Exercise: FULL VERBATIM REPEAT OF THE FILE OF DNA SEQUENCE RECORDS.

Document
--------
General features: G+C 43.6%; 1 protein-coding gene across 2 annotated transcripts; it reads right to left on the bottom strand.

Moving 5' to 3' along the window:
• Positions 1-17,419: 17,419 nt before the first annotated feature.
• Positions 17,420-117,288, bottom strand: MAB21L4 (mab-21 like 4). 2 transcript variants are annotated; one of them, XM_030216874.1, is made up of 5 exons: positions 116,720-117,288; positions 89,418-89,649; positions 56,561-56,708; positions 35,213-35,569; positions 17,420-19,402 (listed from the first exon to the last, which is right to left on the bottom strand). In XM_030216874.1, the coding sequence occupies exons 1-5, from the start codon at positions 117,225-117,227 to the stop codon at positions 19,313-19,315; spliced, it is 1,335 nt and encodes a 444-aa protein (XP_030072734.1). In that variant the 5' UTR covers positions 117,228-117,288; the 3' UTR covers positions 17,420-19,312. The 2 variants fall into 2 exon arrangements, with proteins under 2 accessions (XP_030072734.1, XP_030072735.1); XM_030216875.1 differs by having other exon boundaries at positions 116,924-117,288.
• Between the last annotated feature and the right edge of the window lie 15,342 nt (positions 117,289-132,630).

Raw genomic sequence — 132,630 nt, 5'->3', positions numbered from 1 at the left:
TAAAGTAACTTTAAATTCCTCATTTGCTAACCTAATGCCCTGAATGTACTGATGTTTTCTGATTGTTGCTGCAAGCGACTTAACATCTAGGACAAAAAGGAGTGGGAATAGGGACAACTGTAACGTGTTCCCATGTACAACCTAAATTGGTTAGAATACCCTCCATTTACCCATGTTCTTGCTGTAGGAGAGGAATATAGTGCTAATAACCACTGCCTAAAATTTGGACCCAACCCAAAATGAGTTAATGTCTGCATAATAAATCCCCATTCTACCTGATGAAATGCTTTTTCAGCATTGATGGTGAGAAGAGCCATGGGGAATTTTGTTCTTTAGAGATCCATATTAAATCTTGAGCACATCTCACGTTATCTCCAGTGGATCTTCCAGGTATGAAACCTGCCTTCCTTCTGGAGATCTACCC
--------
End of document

General features: G+C 43.6%; 1 protein-coding gene across 2 annotated transcripts; it reads right to left on the bottom strand.

Moving 5' to 3' along the window:
• Positions 1-17,419: 17,419 nt before the first annotated feature.
• Positions 17,420-117,288, bottom strand: MAB21L4 (mab-21 like 4). 2 transcript variants are annotated; one of them, XM_030216874.1, is made up of 5 exons: positions 116,720-117,288; positions 89,418-89,649; positions 56,561-56,708; positions 35,213-35,569; positions 17,420-19,402 (listed from the first exon to the last, which is right to left on the bottom strand). In XM_030216874.1, the coding sequence occupies exons 1-5, from the start codon at positions 117,225-117,227 to the stop codon at positions 19,313-19,315; spliced, it is 1,335 nt and encodes a 444-aa protein (XP_030072734.1). In that variant the 5' UTR covers positions 117,228-117,288; the 3' UTR covers positions 17,420-19,312. The 2 variants fall into 2 exon arrangements, with proteins under 2 accessions (XP_030072734.1, XP_030072735.1); XM_030216875.1 differs by having other exon boundaries at positions 116,924-117,288.
• Between the last annotated feature and the right edge of the window lie 15,342 nt (positions 117,289-132,630).

Raw genomic sequence — 132,630 nt, 5'->3', positions numbered from 1 at the left:
TAAAGTAACTTTAAATTCCTCATTTGCTAACCTAATGCCCTGAATGTACTGATGTTTTCTGATTGTTGCTGCAAGCGACTTAACATCTAGGACAAAAAGGAGTGGGAATAGGGACAACTGTAACGTGTTCCCATGTACAACCTAAATTGGTTAGAATACCCTCCATTTACCCATGTTCTTGCTGTAGGAGAGGAATATAGTGCTAATAACCACTGCCTAAAATTTGGACCCAACCCAAAATGAGTTAATGTCTGCATAATAAATCCCCATTCTACCTGATGAAATGCTTTTTCAGCATTGATGGTGAGAAGAGCCATGGGGAATTTTGTTCTTTAGAGATCCATATTAAATCTTGAGCACATCTCACGTTATCTCCAGTGGATCTTCCAGGTATGAAACCTGCCTTCCTTCTGGAGATCTACCC